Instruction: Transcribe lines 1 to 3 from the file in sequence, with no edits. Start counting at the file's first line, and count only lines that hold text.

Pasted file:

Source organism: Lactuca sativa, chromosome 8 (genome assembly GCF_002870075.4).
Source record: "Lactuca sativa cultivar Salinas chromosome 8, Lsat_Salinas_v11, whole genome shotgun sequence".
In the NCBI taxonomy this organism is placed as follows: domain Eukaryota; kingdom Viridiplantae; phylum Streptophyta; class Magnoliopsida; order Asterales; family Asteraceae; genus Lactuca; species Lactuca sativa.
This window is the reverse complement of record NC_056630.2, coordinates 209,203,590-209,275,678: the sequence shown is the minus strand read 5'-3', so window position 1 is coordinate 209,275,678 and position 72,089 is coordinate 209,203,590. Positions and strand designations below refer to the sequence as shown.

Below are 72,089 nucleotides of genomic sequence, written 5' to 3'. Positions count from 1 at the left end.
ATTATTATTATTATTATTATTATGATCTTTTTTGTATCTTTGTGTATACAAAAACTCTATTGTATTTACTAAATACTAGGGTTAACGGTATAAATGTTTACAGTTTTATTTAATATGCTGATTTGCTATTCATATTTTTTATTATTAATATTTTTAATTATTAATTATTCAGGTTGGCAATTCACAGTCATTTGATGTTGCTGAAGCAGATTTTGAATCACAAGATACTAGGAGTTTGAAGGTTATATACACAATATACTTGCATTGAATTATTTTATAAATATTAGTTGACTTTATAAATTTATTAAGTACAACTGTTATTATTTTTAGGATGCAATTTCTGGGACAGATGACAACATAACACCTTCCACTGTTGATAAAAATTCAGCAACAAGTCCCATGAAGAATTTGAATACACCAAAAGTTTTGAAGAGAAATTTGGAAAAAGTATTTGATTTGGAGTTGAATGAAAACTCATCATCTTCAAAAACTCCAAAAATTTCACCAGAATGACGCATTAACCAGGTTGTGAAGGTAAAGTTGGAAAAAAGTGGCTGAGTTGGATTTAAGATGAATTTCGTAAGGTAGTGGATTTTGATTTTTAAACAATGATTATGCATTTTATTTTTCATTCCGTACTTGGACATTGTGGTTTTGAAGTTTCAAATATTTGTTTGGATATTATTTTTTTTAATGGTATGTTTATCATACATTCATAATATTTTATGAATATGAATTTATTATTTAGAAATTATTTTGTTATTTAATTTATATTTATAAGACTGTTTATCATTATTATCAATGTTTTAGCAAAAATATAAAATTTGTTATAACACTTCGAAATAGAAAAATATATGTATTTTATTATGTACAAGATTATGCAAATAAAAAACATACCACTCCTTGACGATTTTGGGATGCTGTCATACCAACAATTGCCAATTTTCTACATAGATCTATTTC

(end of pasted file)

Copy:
Source organism: Lactuca sativa, chromosome 8 (genome assembly GCF_002870075.4).
Source record: "Lactuca sativa cultivar Salinas chromosome 8, Lsat_Salinas_v11, whole genome shotgun sequence".
In the NCBI taxonomy this organism is placed as follows: domain Eukaryota; kingdom Viridiplantae; phylum Streptophyta; class Magnoliopsida; order Asterales; family Asteraceae; genus Lactuca; species Lactuca sativa.